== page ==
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Quilliams Creek walk handout

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For 2016, Cleveland Heights Rocks and Waters walks Quilliams Creek, a major tributary of Nine Mile Creek within the city.
On sidewalks and forest paths, we follow Quilliams on its course to join Nine Mile.
Walk through the local geology, ecology and history of this important bluestone landscape.
Nine Mile Creek is a new member of the Cuyahoga River Area of Concern for watershed restoration. We’ll also discuss stream restoration issues.

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Quilliams Creek walk handout

  1. 1. Cuyahoga River Area of Concern City of Cleveland Heights Cleveland Heights Rocks & Waters Saturday, May 21, 2016 R Larick, K Roberts, W Barrow, J Miller Bluestone Heights Nine Mile Creek gorge, looking SE Quilliams Creek © 2016 Bluestone Heights For 2016, Cleveland Heights Rocks & Waters takes on Quilliams Creek, a tributary of Nine Mile Creek within the Noble neighborhood. On sidewalks and forest paths, we follow Quilliams on its course to join Nine Mile. We’ll walk the local geology, ecology and history of this choice bluestone landscape. Nine Mile Creek sits in the Cuyahoga River Area of Concern for watershed restoration. We’ll discuss possibilities for regenerating local natural capital. The immediate environmental issue is polluted stormwater. Pavement and other impervious surfaces inhibit earth’s ability to infiltrate rainfall. Runoff thus flows into storm sewers. Before entering these systems, waste from roads and parking lots is absorbed. The polluted mixture must be treated in advance of being sent to Lake Erie. With green infrastructure, stormwater is infiltrated in place, before picking up pollutants. The AOC promotes solutions made possible as the city shrinks and former greenspace reemerges. Two recent Nine Mile projects fit within this pattern: Langerdale Urban Marsh (2012) and Oakwood Green (2013). Cleveland Heights Rocks & Waters Cleveland Heights Historical Society Cleveland Heights Landmark Comm Heights Libraries & Noble Neighbors Deep History Walk A National Preservation Month activity Sponsored by How does a neighborhood landscape come to be? What does nature provide? Can humans live in ways that honor the gift? Rocks and Waters walking tours find answers along neighborhood stream courses. Here, natural and human forces combine to shape landscapes. The resulting mixture is always intriguing. To our advantage, the city is rich with streams: Doan, Dugways and Nine Mile. Rocks and Waters walks explore the deep history of small-scale stream landscapes. We look for the elemental forces giving rise to natural landforms, and the human actions that transform nature— for better or for worse. In 1988, the Cuyahoga River Area of Concern (AOC) was born to manage the health of Cleveland’s small watersheds, including Dugway Brooks and Nine Mile Creek. Cuyahoga River Area of Concern Deep history begins with the ancient shaping forces of our Portage Escarpment landforms: oceans, mountains and glaciers. In 1797, humans became primary change agents with roads, buildings and utilities. Locally, the weave of nature and culture has produced unique Heights landscapes, such as the Euclid bluestone terrace. Rocks & Waters stream walks Join us to explore deep history and preservation issues. Help forge the insights upon which the Heights can grow green and maintain heritage. North ‘13 ‘14 ‘15 ‘16 ‘17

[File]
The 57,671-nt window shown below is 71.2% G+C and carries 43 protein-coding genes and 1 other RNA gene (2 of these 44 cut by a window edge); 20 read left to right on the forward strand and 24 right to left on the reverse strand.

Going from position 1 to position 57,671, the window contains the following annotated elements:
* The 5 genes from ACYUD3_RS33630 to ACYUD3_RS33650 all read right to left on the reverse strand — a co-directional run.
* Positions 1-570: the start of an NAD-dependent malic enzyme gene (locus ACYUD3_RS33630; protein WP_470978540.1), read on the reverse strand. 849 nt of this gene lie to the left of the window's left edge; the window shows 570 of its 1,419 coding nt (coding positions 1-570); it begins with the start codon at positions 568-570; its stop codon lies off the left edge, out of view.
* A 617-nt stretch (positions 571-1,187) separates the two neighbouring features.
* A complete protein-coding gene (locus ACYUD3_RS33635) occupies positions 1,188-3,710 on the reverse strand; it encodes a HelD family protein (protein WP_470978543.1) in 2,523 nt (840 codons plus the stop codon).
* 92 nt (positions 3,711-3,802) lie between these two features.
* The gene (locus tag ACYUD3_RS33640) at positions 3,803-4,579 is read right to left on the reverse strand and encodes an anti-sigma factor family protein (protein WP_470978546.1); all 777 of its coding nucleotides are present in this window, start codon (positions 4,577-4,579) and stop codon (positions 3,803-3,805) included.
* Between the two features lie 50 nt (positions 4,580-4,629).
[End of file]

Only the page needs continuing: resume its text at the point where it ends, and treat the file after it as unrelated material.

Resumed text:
2. 2. Overlay: A.H. Mueller: Atlas of Cuyhoga County, 1898 © 2016 Bluestone Heights moraine west tip Samuel Luster tannery (~1850). Above, c. 1930. Below, at present William Quilliams house (1867) Cherry Hill (c. 1870) in 2011. Houses on Noble Rd, 1919. Behlen Wine House? bluestoneheights.org roylarick@gmail.com Quilliams Creek Landscape change on the bluestone terrace Above, 1815 building ~1890. Euclid Church Below: 1897 building, at present NELA Park. Above, 1912. Below, at present North quarry Underlay: USGS LiDAR; Google Earth A History of NELA Park, 1957 D. Lawrence C. Busta-Peck A History of East Cleveland, 1979 Spiritual Pioneers, 2001 Wikimedia Commons K. O’Donnell The bluestone terrace is a unique Heights landscape. The highland set the stage for the evolution of local landforms such as the Quilliams and Nine Mile ravines. During the 19th century, two Quilliams households intensively farmed here. The William Quilliams house is a Cleveland Hts landmark. By chance in June 1797, a Connecticut Land Co. north-south survey line skirted a deep ravine. Early settlers appropriated the meridian as the longest north-south track within a set of crosscutting ravines. Two centuries later, Quilliams Road still dictates municipal functions, residential settings and daily commutes. QuilliamsRd Cleveland Heights South Euclid East Cleveland Cleveland Rush ‘plantaion’ of 1818 (315 a) John Randolph (1773-1833) of Roanoke VA, elitist planter & states’ rights U.S. Congressman (House and Senate). F. Jennings

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